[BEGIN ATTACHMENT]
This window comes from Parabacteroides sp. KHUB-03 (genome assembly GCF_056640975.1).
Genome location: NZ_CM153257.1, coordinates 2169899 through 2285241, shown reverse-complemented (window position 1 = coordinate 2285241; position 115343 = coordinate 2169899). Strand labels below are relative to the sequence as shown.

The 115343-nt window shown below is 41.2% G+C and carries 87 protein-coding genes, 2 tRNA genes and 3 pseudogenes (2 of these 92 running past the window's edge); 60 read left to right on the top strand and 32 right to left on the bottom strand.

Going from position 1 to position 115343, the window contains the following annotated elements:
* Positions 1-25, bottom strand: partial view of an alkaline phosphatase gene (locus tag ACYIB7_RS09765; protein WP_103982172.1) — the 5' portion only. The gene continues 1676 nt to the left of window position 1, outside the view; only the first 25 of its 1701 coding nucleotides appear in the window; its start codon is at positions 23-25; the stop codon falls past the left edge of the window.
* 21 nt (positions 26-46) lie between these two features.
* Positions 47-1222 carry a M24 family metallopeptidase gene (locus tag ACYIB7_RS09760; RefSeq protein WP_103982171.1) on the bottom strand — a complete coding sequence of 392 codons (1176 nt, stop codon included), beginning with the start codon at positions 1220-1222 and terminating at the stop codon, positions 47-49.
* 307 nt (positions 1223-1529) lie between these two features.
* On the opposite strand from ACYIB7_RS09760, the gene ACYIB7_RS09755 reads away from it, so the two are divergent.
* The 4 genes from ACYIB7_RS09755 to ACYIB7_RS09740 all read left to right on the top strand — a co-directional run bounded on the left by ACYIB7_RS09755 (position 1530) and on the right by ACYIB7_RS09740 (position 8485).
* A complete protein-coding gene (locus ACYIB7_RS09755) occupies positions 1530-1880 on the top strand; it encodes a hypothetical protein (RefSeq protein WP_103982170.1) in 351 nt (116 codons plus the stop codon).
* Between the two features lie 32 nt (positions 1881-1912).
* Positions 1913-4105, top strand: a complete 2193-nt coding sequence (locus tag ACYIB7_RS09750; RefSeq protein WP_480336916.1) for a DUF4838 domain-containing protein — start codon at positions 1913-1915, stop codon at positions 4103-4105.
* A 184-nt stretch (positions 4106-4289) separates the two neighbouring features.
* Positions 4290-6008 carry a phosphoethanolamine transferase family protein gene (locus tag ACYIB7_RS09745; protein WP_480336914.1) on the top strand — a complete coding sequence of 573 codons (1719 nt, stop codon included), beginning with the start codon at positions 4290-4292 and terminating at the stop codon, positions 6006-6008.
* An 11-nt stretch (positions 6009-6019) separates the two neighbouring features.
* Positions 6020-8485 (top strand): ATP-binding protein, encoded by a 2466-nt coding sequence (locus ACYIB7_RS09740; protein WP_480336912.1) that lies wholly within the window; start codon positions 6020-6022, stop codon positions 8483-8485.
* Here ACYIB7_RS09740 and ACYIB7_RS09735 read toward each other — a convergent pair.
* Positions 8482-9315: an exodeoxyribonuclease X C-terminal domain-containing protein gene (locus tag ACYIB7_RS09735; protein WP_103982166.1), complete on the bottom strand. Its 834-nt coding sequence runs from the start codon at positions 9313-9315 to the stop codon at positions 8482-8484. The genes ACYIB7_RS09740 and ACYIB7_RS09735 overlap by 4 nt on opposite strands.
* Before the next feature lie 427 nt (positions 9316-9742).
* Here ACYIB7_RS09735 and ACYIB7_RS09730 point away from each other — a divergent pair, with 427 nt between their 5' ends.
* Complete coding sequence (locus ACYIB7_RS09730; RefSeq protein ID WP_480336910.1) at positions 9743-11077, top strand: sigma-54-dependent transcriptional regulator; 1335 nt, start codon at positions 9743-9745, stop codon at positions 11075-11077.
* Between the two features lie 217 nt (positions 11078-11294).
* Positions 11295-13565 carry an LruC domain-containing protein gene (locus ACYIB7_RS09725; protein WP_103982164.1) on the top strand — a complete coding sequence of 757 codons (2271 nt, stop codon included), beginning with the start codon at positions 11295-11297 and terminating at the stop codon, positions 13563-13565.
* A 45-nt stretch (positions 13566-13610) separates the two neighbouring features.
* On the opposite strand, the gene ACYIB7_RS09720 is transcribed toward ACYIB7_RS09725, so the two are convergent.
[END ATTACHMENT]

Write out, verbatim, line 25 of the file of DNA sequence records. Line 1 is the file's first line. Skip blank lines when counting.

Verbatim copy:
* A 45-nt stretch (positions 13566-13610) separates the two neighbouring features.